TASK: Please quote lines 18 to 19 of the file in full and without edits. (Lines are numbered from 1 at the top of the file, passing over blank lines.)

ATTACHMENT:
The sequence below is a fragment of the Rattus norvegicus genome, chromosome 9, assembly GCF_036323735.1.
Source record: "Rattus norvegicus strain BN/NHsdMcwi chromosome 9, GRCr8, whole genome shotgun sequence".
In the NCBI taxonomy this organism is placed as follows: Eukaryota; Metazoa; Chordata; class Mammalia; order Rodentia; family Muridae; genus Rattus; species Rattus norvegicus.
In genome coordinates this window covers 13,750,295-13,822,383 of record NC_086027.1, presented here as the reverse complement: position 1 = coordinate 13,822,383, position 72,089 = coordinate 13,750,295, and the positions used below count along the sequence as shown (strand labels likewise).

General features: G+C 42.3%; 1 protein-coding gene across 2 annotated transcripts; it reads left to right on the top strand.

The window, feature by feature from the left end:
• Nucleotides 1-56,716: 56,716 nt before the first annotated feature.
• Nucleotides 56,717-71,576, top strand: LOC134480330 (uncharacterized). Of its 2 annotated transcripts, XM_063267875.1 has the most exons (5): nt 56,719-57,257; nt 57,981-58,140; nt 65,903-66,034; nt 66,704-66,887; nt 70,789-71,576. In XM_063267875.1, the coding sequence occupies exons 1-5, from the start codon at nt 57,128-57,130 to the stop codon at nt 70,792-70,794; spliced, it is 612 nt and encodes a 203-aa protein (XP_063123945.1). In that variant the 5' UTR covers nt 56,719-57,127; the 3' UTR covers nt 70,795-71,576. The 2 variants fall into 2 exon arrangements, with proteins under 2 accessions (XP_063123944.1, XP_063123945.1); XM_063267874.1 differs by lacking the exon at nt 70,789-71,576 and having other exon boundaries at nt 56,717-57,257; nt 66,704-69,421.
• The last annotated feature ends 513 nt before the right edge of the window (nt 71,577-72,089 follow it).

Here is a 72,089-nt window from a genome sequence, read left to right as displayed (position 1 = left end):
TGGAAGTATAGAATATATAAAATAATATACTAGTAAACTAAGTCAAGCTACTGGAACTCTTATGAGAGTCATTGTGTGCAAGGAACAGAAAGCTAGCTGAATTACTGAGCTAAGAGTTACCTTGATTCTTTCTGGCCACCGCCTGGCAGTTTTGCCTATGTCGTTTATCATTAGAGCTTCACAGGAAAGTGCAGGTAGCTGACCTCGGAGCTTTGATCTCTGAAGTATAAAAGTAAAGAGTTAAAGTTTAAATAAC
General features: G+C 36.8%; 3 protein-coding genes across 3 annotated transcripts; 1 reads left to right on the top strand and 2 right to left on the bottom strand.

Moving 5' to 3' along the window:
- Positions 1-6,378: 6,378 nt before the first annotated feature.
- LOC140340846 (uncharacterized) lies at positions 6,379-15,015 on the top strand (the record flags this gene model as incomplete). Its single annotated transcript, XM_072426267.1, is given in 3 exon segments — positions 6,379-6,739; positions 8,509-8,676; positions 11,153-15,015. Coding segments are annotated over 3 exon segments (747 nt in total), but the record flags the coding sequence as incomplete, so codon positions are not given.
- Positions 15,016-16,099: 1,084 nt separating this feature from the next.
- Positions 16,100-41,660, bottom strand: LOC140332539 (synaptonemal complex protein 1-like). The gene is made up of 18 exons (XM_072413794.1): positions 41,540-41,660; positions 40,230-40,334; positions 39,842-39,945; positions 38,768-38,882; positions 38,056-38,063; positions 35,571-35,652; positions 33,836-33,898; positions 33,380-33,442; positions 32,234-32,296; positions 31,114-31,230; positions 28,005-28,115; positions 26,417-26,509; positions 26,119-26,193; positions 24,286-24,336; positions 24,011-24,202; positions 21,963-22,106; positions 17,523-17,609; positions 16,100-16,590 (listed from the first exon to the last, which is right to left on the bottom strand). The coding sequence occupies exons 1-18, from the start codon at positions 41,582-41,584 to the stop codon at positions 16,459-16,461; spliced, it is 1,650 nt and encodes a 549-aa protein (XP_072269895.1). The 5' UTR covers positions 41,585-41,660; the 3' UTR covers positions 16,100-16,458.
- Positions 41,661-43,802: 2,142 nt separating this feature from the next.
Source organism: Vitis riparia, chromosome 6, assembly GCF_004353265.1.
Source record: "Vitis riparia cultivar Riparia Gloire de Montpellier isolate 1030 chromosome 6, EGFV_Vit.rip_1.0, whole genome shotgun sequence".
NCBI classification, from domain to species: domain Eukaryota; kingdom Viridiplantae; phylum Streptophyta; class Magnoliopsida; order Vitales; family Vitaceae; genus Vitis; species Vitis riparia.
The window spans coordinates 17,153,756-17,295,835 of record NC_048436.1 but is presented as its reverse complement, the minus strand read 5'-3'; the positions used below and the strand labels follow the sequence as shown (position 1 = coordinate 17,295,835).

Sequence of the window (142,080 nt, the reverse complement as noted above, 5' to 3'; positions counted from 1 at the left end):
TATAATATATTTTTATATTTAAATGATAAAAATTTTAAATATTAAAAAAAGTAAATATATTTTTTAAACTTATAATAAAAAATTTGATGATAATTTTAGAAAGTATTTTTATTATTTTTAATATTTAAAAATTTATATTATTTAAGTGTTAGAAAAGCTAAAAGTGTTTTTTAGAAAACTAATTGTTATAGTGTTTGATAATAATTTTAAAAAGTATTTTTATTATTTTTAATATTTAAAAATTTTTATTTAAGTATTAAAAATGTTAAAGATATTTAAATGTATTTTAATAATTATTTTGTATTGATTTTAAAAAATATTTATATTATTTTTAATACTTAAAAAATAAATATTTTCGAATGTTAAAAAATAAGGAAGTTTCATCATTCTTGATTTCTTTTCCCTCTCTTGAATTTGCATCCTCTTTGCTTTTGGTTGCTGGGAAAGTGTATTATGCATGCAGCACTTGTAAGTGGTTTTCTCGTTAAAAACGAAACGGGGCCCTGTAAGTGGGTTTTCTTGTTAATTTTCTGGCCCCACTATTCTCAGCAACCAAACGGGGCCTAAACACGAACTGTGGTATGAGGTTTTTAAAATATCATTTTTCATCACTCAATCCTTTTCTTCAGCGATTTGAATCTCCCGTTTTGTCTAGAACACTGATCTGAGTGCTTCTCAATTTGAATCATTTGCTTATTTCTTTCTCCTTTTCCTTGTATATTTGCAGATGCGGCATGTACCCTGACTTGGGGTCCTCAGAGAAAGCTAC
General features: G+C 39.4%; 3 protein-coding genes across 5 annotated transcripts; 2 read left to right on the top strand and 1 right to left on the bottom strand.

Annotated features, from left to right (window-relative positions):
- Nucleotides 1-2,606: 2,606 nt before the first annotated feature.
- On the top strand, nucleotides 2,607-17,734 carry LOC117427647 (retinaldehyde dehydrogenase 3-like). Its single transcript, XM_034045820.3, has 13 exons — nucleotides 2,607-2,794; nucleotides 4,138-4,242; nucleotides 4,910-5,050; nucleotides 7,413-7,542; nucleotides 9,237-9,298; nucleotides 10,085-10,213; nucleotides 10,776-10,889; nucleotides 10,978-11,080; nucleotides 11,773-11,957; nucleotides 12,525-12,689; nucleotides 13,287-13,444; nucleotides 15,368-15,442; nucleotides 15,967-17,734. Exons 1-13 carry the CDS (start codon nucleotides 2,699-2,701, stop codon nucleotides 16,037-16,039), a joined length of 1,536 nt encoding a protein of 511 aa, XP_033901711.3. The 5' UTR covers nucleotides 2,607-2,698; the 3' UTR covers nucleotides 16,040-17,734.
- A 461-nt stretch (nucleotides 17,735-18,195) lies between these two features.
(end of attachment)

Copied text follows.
- Positions 41,661-43,802: 2,142 nt separating this feature from the next.
Source organism: Vitis riparia, chromosome 6, assembly GCF_004353265.1.